New programmes being developed by the London Philharmonic and the Royal Philharmonic acknowledge that the 100-year tradition of relying on Sunday-night symphonies, with musicians in evening dress, is coming to an end.
Instead the London Philharmonic's world-renowned conductors - Klaus Tennstedt, Zubin Mehta, Bernard Haitink, Franz Welser-Most or Maris Jansons - could soon be conducting an orchestra of musicians in shirtsleeves and trainers at a 10am concert hosted by a television celebrity.
Vladimir Ashkenazy, music director of the Royal Philharmonic, can expect to have his magnified image reproduced on a screen as he conducts.
The LPO is drawing up plans which include Sunday-morning concerts to catch a family audience, using the orchestra to back an American jazz musician for the first time, and starting some Sunday-night concerts at 6pm to attract people out for the day.
The RPO's thoughts, still at an early stage, are if anything more radical. It wants concerts in the round rather than on a stage, with big-screen close-ups of musicians.
The RPO spokesman, Ewan Balfour, said yesterday: 'Younger audiences are used to electronics, lasers, big screens, a lot of drama. We would like to have big-screen close-ups, maybe a camera right down the clarinet.
'The standard presentation of a classical music concert hasn't changed since the turn of the century. A lot of people like the black-tie special evening out, especially outside London, but there is an audience of tomorrow as well.'
The LPO's Sunday-morning family concerts, featuring shorter, lighter pieces of classical music, spring from an idea by the orchestra's composer-in-residence, Sir Harrison Birtwistle, who has fond memories of concerts by the Halle Orchestra in Manchester in his youth. The concerts, hosted by a TV celebrity, are likely to be followed by lunch in the Royal Festival Hall.
While the orchestra will still play its evening international concert series featuring the music for which it is famed (Beethoven and Brahms), it will also have a Gilbert and Sullivan night, a jazz night and a programme of music devised with rock star Elvis Costello.
In an effort to suit this non-traditional audience, the orchestra will not wear dinner jackets for concerts other than the international series. Christopher Lawrence, the LPO's managing director, said: 'The days when you can rely on the traditional format and content of concert alone for survival are gone. The audience simply isn't there any more. There are four million people who listen to Classic FM, largely a new audience for classical music delivered in a new way, and if we could pick up just a fraction of that audience it would have a remarkable effect.
'It doesn't mean we are going to stop doing our traditional work, but we need to persuade non-concertgoers to come in and attend works which introduce them to the experience of a symphony orchestra.'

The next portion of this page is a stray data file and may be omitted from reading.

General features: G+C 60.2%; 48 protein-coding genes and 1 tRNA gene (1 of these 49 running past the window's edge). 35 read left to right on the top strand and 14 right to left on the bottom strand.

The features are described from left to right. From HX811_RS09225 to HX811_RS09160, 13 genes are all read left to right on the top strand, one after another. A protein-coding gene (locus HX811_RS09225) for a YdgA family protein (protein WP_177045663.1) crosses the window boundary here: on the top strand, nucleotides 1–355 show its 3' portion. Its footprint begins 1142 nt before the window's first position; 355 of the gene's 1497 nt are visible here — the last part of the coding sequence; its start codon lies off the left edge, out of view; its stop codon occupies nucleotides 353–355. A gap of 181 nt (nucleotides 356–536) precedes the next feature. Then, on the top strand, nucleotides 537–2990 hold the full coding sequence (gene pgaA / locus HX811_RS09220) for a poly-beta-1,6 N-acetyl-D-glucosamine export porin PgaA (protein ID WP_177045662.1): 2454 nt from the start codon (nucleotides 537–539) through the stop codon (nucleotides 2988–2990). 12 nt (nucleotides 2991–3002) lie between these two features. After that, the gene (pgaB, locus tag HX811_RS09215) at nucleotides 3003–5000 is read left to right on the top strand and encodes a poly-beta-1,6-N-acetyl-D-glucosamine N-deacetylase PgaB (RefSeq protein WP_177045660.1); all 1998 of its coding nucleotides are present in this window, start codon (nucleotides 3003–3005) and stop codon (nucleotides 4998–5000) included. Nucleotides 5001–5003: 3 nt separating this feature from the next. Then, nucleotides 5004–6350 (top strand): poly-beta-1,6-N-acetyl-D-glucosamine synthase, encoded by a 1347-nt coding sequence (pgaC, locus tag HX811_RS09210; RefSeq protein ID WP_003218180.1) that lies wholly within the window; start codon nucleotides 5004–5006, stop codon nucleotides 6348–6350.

The LPO's dramatic change of approach will start with experiments this autumn.
Judy Grahame, spokeswoman for the Philharmonia Orchestra, was ambivalent about the other two orchestras' plans, however. 'The ambience in the hall is much more important than what people wear,' she said. 'Look at the Proms.'
The need for a new approach is also exercising the South Bank Centre, which runs the Royal Festival and Queen Elizabeth halls. Its music director, Graham Sheffield, wants to change concert programme notes, which he says are out of date. He also plans to supply the audience with headphones so they can have talking programme notes before the concert and during the interval.
Behind the new approach is a deeper malaise affecting London's orchestras. Audiences at the Festival Hall have declined by 25 per cent since the Sixties. This decline accelerated last year during the long deliberations of the Hoffmann committee to resolve funding levels for the LPO, RPO and Philharmonia, largely due to the adverse publicity.
Though orchestras keep their audience figures private, leaked documents show that the LPO was sometimes playing to 50 per cent houses and the RPO to audiences as small as 20 per cent of capacity.
At one stage, Nicholas Snowman, head of the South Bank Centre, gave all three orchestras marks out of 10, and these markings were leaked.
Audiences began to wonder why they should go to hear orchestras whose performance was publicly criticised by the head of the centre where they played.
The RPO has cut the pay of its musicians by 25 per cent and is rapidly diversifying its activities, becoming Classic FM's resident orchestra and linking up with the record label Tring to produce 125 CDs of favourite classics with top conductors, to sell at only pounds 3.99 each.Reuse content